Citizen Scientist in cooperation with
Every now and again I see a legislative initiative that I believe must have been designed simply to raise my blood pressure. This month provided a great example. In a rider to the bill to fund the operations of the Departments of Commerce and Justice is a provision, now passed by the U.S. House of Representatives, to prohibit the use of any of the appropriated funds in prosecuting or holding liable any corporation or person for a violation of section 2(a) of the Migratory Bird Treaty Act (MBTA). See: https://www.congress.gov/bill/114th-congress/house-bill/493/text
Of course, the real purpose of this bill is to let major corporations off the hook for large-scale killings of migrating birds by wind mills, toxic waste ponds, and the windows of tall buildings. Some major corporations have been fined for these activities in recent years, and their deep pockets must underlie the drafting of this legislation.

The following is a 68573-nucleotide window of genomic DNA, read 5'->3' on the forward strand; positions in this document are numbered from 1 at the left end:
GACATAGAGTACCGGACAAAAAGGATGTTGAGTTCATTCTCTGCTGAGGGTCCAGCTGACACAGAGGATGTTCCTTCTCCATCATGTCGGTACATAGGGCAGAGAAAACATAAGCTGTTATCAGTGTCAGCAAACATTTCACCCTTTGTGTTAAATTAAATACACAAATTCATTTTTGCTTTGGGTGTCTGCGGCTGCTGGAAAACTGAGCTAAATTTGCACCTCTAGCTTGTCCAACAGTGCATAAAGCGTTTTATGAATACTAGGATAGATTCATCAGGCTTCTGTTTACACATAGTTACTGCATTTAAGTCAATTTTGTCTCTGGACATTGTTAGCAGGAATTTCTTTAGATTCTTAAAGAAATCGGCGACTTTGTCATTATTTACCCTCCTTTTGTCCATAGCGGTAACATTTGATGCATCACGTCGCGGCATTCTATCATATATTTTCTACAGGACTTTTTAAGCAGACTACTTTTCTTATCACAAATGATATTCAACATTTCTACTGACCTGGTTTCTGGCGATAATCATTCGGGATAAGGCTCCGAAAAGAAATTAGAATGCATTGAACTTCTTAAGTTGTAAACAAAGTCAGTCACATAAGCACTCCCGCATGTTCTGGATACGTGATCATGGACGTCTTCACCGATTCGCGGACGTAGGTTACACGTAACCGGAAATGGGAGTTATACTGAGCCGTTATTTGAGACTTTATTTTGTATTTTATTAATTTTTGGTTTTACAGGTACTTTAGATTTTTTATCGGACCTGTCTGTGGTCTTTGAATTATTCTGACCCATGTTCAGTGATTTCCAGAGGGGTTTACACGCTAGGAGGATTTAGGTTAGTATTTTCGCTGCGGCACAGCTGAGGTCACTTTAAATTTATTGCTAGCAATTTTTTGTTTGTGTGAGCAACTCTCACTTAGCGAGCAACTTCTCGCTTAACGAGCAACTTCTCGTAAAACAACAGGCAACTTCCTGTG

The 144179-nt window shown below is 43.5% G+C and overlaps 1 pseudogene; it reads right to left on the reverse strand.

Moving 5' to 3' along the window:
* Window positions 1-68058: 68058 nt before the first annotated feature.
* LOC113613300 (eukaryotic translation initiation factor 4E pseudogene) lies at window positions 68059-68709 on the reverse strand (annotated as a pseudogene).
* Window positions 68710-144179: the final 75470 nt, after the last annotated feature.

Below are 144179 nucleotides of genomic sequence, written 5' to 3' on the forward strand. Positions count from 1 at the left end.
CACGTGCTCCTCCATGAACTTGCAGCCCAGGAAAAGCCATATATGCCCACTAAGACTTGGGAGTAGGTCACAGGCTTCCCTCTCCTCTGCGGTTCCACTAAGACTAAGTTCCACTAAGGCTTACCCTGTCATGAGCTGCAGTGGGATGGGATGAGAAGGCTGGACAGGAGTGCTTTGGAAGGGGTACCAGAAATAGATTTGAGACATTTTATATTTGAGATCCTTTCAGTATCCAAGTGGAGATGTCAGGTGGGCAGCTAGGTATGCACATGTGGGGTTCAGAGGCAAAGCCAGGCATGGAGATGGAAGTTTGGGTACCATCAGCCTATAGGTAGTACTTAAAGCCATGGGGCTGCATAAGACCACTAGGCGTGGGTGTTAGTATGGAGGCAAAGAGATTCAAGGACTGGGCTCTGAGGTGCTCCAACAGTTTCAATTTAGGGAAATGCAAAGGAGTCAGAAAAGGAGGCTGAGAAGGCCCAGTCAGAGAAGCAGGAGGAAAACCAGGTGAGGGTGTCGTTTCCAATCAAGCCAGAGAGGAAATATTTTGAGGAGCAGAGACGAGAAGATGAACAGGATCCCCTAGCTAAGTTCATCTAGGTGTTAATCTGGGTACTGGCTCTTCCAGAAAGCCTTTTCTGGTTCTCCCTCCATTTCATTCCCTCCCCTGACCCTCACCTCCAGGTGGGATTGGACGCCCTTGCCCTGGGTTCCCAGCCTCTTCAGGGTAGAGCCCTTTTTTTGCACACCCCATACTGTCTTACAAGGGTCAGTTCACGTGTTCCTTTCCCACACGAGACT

But, what is next? If it’s ok to kill ducks in toxic waste ponds, why not eliminate hunting seasons, so we can all enjoy them year-round? Or perhaps we will want to promote the French tradition of ortolan—eating songbirds (whole) that have been roasted in cognac—as long as the birds are captured by an otherwise legal activity (spreading glue in trees).
Across the country, birdwatchers, in pursuit of the largest recreational activity in America, should be outraged. The MBTA is one of the best examples of international cooperation with Mexico, Canada and other nations to protect birds that cross our borders. The MBTA heralds from the era of market-gunning of waterfowl, which drove the populations of many ducks to near extinction.
Migratory birds are part of the heritage of America—not simply an annoyance, like houseflies, to the pursuit of corporate profits. When corporations are exempt from laws that enforce their behavior to comply with what is good for all of America, we are in a very sorry state indeed.
Next up? The Clean Air Act.